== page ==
Book review: “The One-State Solution”

As Israel’s apartheid wall colonizes 30-40 percent more of the 22 percent of Palestine that remains, an increasing number of analysts, activists, and academics have begun to challenge the two-state solution designed to bring an end to the Israeli-Palestinian conflict. With Palestinians eventually ending up with only 12-15 percent of their land, made up of disjointed ghettoes over which they will have no sovereignty- a single, secular polity that would encompass both Israel and the Occupied Territories is looking increasingly attractive. The One-State Solution written by Virginia Tilley, associate professor of Political Science at Hobart and William Smith Colleges, lucidly demonstrates why the two-state model “is an idea whose time has passed”.

Discourse on the Israeli-Palestinian conflict is fired by debates over historic romanticism with Zionism on the one hand, and occupation, settlements and borders, on the other. However, the most controversial debate has been sparked by a reluctant acknowledgement of the failure of Israel as a Jewish state. An increasing number of incidents of religious coercion by the Ultra-Orthodox Jewish minority, coupled with anti-Semitic vandalism have called into question whether Israel is really a safe haven for Jews.

Tony Karon (of Jewish descent), editor of, once argued that Israel is the most dangerous place on Earth to be a Jew. Tilley, however, spurs this argument out of the narrow confines of Jewish-ethnocism to the wide main-stream of global narratives. In doing so, she is quick to point out that her book is not intended to be merely an academic study - but deeply rooted in personal experience of harsh Israeli measures against the Palestinians.

Tilley’s opening chapter lays out the blueprint of her argument of a unitary state in simple, clear terms. Her assessment that if a Palestinian “state” is declared in a dismembered enclave, it would result in continuing instability, is both accurate and foreboding.

This is how she explains it: “The resulting Palestinian statelet would be blocked off physically from the Israeli economy, its major cities would be cut off from each other, and its government would be unable to control the territory’s water resources, develop its agriculture, or manage its trade with neighbouring states”. In addition it would comprise little more than a “sealed vessel of growing poverty and demoralization”. Tilley is emphatic that such a portent of Palestinian misery, is no accident but a calculated Israeli strategy.

Apart from the one and two-state discourses, the author also delves into additional nightmarish alternatives. These reflect subtle differences in implementation, yet are recognisable as either “hard transfer” or “soft transfer”. In the case of the former, it entails forced expulsion of the Palestinian population out of the country. In the latter, known as the Jordan option, the plan is to induce Palestinians to seek political rights across the Jordan River.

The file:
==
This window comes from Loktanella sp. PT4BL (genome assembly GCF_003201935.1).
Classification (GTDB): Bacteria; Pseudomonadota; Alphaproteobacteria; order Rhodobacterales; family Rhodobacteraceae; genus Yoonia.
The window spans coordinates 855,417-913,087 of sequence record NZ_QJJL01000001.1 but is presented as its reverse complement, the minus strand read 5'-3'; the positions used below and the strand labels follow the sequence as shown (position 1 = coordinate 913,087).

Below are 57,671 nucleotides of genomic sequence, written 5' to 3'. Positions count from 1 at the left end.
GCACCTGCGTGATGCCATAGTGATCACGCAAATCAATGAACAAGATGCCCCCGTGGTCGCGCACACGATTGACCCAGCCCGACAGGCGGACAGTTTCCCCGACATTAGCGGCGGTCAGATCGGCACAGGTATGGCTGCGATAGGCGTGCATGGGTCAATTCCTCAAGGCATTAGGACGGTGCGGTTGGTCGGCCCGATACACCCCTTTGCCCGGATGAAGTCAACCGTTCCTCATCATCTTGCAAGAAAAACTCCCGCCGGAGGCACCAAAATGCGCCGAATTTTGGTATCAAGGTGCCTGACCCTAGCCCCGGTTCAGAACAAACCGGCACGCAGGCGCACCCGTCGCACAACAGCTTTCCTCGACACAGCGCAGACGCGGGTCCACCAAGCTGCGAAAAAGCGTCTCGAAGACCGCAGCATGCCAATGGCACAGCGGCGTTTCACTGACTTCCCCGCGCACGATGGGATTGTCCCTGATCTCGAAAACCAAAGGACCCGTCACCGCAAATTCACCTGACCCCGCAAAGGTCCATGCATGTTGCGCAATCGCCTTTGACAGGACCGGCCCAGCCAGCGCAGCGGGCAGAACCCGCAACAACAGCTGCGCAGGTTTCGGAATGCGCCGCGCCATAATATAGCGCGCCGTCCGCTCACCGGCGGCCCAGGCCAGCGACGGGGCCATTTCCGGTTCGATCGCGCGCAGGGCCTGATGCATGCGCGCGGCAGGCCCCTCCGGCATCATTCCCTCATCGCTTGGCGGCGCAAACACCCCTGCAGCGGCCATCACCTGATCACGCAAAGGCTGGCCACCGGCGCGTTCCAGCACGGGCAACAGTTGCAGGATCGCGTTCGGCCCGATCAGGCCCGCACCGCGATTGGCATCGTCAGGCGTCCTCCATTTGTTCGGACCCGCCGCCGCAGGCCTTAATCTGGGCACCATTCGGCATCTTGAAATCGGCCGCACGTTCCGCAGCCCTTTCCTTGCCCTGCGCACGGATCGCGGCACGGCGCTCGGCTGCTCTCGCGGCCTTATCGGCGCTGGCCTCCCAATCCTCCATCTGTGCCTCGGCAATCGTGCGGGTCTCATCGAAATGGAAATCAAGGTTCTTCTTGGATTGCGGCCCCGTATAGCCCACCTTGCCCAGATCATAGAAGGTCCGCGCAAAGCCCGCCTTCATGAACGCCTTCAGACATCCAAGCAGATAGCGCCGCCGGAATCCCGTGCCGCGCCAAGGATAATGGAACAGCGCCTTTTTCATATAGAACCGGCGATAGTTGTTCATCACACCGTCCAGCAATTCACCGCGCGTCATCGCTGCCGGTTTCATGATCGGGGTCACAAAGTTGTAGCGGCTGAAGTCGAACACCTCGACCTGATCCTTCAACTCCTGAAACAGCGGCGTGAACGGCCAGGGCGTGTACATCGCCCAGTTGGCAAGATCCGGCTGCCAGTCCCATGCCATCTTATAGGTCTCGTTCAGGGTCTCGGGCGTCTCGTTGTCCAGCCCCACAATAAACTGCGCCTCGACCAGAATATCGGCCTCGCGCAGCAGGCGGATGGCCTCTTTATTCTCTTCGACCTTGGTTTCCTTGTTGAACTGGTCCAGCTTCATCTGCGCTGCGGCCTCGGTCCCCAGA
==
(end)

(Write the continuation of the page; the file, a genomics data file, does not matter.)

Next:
Chapter 2 presents a frightening overview of the ideological underpinning of Zionism. The author displays a keen insight of the twin grids - settlement and political - which collectively represent two of the most powerful Israeli symbols of intransigence. Hence settlements are not merely a “few clusters of trailers on windswept hilltops”. Many are small cities: Ariel, in the center of the West Bank, has over 20,000 residents; Ma’ale Adumim, stretching east from Jerusalem, houses over 25,000 people.

Tilley also shows how the Jewish settlements have paradoxically become the main impediment to the continuous existence of Israel by encroaching on the Occupied Territories to such an extent, that any Palestinian state in those areas would remain unworkable, making a single-state the only viable solution.

The various layers of “Jewish diaspora politics” and their interplay with state institutions are also scrutinised. The Jewish Agency, the World Zionist Organisation, the Israel Lands Authority and the Jewish National Fund are deeply embedded in the political equation of the state. Tilley also explain why water is “also the silent factor driving Israel’s full annexation strategy”.

Chapter 4 places external actors such as the US and Europe under the microscope. This critical part of the book is key to understanding why international involvement has remained unproductive. The author does well to incorporate a compelling analysis of contemporary “geo-strategic” interests, which does not preclude the dubious roles of neo-cons and an array Zionist lobby groups.

Tilley’s persuasive arguments also carries an apt warning: “Looking to the South African experience for guidance or inspiration will avail little unless policymakers also adopt the principles, standards and values that guided that struggle: that is, that ethnic supremacy is illegitimate and cannot generate a just political system … .” By incorporating a second comparison with the Northern Ireland conflict, the author illustrates how prejudice, fear and suspicion were primary obstacles to a stable peace, since doctrines of ethnic or racial domination impeded trust.

Virginia Tilley has made a significant contribution to the one-state argument. Not only does her book expand on a number of vexing questions, but it also forces the reader to think out of the box and unearth an insightful solution to this brutal conflict.

Iqbal Jassat is chairperson of Media Review Network, an advocacy group based in Pretoria, South Africa. MRN’s objective is to dispel the myths and stereotypes about Islam and Muslims and to foster bridges of understanding by engaging the media.

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